His Heart on His Sleeve

Times Staff Writer

Kobe Bryant peeled back his right shirt sleeve Monday afternoon and took reporters on a tour of the shoulder-to-elbow tattoo he’d sat for.

A crown -- “My queen,” he said -- hovered over the name of his wife, Vanessa, then an angel’s wings, or a butterfly’s -- “Her name actually means ‘butterfly,’ ” he said -- fanned across his biceps. The work -- “One of a kind,” he said -- included a reference to Psalm 27, his favorite Bible passage. On the inside of his right wrist, he’d added the name of daughter Natalia.

“I got this because she’s my angel, man,” Bryant said. “She’s a blessing to me, her and Natalia both.”

In a league that could fund the entire industry by itself, the tattoo is Bryant’s first. It came after a summer that saw Bryant accused of rape and charged with felony sexual assault, a preliminary hearing for which is scheduled for Thursday in Eagle, Colo. He has admitted to adultery.

He is perhaps 15 pounds lighter than he was in June, his muscles now longer and leaner. Some of the weight loss was by design, he said, some not. “I’ve been under a lot of stress recently, so I didn’t train that much,” he explained. “So, I lost weight that way.”


Practices end with his right knee, repaired by surgery the day after the alleged assault, wrapped in ice.

And they end with dozens of reporters circling him, shoving each other for a glimpse of the artwork that honors the wife he says he cheated on. On his third day back among his Laker teammates, he appeared physically weaker and emotionally more fragile than ever. Exhibition games start tonight, the regular season in three weeks, and Bryant is not ready. He won’t play either exhibition game here, is expected to leave the team to attend the preliminary hearing, and the organization is hoping he’ll play in a couple of preseason games before the Laker opener at the end of the month.

It’s not just the basketball that is -- or will be -- the heavy lift. After spending his lifetime becoming exactly what he wanted to be, Bryant said Monday that he regretted a large part of it.

“Going through something like this humbles you, and you understand that the ultimate purpose here is to do God’s work,” he said. "... It’s not about the money, it’s not about the fame and all that other stuff. It’s about going out there and doing what I do best and having a good time doing it. To be honest with you, I’d much rather play basketball and not be famous. I’d much rather do something else that I love doing and getting paid well to do it, and being able to be married to my wife and raise our children without anybody bothering us when we go out in public, or everybody scrutinizing every little detail, everybody making up rumors about our lives. I’d take that.”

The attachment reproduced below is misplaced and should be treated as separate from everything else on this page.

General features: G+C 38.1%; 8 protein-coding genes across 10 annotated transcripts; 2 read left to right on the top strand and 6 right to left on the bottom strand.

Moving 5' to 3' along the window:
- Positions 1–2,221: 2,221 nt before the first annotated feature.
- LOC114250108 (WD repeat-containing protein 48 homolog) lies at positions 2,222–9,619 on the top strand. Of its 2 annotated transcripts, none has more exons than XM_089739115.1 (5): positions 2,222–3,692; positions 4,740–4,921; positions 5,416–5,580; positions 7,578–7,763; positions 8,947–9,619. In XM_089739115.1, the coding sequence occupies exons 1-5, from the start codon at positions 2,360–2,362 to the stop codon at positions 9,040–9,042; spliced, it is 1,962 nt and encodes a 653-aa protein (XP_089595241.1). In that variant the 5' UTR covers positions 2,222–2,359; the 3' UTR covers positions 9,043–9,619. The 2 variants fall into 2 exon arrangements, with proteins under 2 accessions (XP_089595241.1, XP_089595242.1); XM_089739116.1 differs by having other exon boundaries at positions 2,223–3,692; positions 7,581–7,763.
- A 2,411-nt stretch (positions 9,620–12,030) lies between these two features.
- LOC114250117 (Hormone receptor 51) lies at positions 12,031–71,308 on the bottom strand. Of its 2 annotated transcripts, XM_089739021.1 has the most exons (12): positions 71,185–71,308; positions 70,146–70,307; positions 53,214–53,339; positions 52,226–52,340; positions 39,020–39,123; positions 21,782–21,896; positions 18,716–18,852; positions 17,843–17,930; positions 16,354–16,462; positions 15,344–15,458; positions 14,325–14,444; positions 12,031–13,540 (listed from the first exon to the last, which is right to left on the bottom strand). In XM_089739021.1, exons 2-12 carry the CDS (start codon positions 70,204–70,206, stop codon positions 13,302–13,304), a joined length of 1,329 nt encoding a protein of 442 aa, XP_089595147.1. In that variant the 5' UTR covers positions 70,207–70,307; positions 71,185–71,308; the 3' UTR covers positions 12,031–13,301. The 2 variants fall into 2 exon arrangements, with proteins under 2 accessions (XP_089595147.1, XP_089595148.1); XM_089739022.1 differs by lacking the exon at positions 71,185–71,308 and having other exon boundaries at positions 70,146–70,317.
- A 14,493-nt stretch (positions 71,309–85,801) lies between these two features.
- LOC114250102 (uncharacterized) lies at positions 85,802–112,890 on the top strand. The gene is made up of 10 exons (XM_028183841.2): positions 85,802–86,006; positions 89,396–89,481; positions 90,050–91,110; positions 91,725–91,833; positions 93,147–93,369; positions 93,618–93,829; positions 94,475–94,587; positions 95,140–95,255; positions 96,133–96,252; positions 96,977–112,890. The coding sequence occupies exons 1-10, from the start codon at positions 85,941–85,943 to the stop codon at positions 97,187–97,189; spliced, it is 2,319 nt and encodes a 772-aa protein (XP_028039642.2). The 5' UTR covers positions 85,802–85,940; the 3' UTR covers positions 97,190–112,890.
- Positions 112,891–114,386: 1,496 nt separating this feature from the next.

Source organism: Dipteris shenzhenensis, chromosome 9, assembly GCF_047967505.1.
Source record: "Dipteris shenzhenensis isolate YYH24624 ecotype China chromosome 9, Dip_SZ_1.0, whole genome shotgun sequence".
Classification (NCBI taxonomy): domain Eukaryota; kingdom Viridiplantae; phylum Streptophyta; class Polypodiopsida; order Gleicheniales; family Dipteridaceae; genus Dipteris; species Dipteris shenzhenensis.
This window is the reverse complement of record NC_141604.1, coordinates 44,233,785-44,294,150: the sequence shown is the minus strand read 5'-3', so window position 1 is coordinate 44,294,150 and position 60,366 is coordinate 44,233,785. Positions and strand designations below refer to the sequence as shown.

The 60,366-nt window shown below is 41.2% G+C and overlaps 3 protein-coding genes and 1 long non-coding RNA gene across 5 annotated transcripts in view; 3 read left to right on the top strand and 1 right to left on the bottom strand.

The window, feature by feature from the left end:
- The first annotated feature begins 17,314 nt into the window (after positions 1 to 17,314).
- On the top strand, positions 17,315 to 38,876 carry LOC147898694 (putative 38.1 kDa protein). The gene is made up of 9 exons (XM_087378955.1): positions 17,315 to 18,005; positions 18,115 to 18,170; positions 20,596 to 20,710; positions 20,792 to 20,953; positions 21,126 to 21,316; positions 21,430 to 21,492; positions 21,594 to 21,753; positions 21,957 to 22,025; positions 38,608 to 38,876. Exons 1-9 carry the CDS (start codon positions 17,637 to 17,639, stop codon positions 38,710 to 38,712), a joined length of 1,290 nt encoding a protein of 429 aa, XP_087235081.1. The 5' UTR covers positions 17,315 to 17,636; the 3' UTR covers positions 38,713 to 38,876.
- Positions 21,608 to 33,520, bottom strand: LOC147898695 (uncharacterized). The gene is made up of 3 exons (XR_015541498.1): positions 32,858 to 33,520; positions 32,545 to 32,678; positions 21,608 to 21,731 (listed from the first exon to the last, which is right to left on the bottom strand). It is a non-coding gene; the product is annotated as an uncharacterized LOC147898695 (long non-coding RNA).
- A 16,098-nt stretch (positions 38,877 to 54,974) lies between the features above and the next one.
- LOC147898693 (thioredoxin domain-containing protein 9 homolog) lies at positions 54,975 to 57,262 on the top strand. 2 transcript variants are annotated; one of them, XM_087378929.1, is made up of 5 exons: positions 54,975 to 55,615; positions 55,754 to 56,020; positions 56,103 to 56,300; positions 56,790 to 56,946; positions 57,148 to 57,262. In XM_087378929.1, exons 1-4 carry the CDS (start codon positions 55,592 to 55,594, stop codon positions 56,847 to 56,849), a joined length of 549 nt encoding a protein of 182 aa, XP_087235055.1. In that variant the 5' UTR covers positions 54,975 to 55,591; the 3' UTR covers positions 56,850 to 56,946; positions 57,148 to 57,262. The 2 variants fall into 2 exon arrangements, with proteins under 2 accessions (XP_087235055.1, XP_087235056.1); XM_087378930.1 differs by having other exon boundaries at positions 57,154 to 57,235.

He could, of course. He could take the season off to tend to his family and his court case, a possibility he said he considered until a month ago. He could retire, even at 25.

“Do I look like a quitter?” he asked. “No. No. I try not to worry about things I can’t control. I have faith and I’m going to fight.”

Fame, and his contributions to it, made his No. 8 the top-selling jersey in the NBA. Then it put his mug shot on the cover of Sports Illustrated, his story in the supermarket tabloids and his life somewhere beyond his fingertips. He said this weekend he was “terrified” by what the coverage, the fame, his actions, might bring upon his family, and Monday he was driven to defend himself against a magazine report that said his displeasure with his marriage might have put his wife in the hospital.

“It makes me angry,” he said, denying the report. Bryant, who apparently has been advised to avoid public conversations about the case or the events leading to it, was asked for details.

“Let’s see, today? What was today? Um, someone mentioned that I wanted to divorce my wife four months ago ... " he said. "... and, because I wanted to divorce her she went into shock.”

”... People, I think, just pull it out of nowhere just to make stuff up and give people something to talk about. And it’s a shame.”

So, Bryant tries not to look. He tries to rehabilitate his knee and his body, perhaps in the belief that his mind and his life will follow. There is speculation his lawyers could waive Thursday’s hearing to get right to a trial. In the meantime, fame seeks him as doggedly as he once sought it.

He would not reveal his schedule, whether he would leave the team before Wednesday night’s game or how long he might be away.

“I’m here now,” he said. “I’m just kind of going a day at a time with this thing and, you know, see where it takes me.”


Notes: The Lakers play the Golden State Warriors tonight and Wednesday night at the Stan Sheriff Center at the University of Hawaii. In drills, Derek Fisher has received most of the playing time in Bryant’s place.... Gary Payton collided with a teammate during Monday’s practice and afterward held an ice bag to his left shoulder.... Shaquille O’Neal appeared to run with ease Monday, suggesting he is healing from his bruised left heel.